Andrew Duff proposes creation of transnational list
By Célia Sampol | Monday 26 April 2010
The European Parliament will soon be proposing a review of the rules that govern European elections. Rapporteur Andrew Duff (ALDE, UK) has already prepared a number of measures, of which the hardest to push through the assembly is likely to be the creation of a transnational EU list.
The MEP will present, on 4 May in the Committee on Constitutional Affairs (AFCO), a draft resolution aimed at amending the act of 20 September 1976 concerning the election of the members of the European Parliament by direct universal suffrage. The institution has a right of initiative on this matter and the latest reform dates back to 1997. Duff’s main proposals, meant to come into force in time for the next elections in 2014, are aimed at making the institution better known in Europe, reducing differences between member states’ election procedures and making the EP more accountable to the citizens it is supposed to represent.
Duff first suggests the creation of a pan-European constituency, from which 25 additional members, from at least one third of Union countries and with gender balance, would be elected. Each voter would have two votes: one for a candidate on the transnational list and one for a candidate from the national or regional list. Measures along these lines have always been rejected in the past because they implied a reduction in the number of members from national lists to make room for those from the transnational list. This time, Duff proposes to maintain 751 MEPs (the Lisbon Treaty figures that will soon be applied) and to add another 25 members.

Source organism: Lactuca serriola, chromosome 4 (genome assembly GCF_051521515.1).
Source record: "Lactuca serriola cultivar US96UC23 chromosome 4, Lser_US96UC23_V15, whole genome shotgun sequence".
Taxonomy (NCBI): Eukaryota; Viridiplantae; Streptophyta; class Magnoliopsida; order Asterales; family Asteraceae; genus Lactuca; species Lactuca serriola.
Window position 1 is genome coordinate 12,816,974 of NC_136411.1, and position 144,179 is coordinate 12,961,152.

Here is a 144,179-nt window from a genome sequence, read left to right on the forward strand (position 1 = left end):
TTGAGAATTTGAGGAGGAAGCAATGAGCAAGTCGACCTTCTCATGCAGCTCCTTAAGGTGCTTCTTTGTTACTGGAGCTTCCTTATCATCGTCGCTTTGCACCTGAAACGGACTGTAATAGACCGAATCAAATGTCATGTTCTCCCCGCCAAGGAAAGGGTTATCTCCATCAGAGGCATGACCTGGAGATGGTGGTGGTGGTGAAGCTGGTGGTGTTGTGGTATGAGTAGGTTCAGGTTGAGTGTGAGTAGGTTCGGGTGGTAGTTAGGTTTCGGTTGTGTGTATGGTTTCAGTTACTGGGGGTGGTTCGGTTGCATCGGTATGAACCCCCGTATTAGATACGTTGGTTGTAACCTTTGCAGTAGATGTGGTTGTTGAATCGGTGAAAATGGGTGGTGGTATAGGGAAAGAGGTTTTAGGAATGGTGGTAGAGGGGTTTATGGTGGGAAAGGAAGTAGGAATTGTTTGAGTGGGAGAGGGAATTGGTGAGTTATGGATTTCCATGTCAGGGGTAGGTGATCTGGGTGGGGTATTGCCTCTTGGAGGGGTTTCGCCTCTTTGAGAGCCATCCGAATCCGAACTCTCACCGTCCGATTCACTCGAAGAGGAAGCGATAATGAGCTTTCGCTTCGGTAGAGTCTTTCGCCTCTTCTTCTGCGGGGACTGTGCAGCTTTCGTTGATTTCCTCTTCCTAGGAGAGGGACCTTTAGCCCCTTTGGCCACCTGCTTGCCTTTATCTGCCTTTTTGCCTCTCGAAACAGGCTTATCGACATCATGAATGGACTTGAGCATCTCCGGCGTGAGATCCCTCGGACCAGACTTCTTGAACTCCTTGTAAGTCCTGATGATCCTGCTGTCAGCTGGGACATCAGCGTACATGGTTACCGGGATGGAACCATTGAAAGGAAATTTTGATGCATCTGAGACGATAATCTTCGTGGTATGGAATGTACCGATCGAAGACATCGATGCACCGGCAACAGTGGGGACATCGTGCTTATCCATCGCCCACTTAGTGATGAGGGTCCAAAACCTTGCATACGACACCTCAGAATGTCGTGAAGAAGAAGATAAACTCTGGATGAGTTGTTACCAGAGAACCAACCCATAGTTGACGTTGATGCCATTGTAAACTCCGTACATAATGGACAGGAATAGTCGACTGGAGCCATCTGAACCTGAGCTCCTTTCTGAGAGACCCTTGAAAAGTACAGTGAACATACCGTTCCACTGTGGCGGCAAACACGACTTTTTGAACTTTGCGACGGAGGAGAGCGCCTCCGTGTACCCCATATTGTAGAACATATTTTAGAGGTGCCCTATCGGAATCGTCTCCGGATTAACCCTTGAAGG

The rapporteur also recommends that the large states be allowed to set up regional constituencies like those that already exist in France and Italy, which in some cases would require changes to the national election procedure. He also advances the idea of allowing voters to choose between a list and an individual candidate from a (semi-open) list and calls for application of the mathematical formula set out in the Lisbon Treaty aimed at basing the distribution of 751 national seats on the principle of ‘degressive proportionality’. An EU ‘election authority’ could also be set up to lay down rules and supervise the elections.
At the practical level, the draft report sees the need for restricting election days to Saturday and Sunday, pushing the elections forward from June to May, harmonising voting age for the European elections at 16 years and eligibility at 18 years, establishing supranational rules for MEPs’ privileges and immunities and expanding participation to EU citizens residing in states other than their country of origin.
Many of these ideas will be hard to push through both Parliament and the Council, but Duff is confident. He proposes, after adoption of his report in plenary by September, to organise a convention in 2011, followed by an intergovernmental conference to confirm the reform (see below).
The rapporteur wishes to keep 751 MEPs and to add 25 members elected on a transnational list
July-September 2010: EP decision on Duff report
December 2010: European Council decision to accept the EP’s proposals as a basis for negotiation
Spring 2011:Convention on EP reform involving the European Council, Commission, Parliament and national parliaments
Summer 2011: Intergovernmental conference
By July 2012: Ratification by national parliaments and approval by European Parliament
By July 2013: Implementation of the legislation in time for elections in May 2014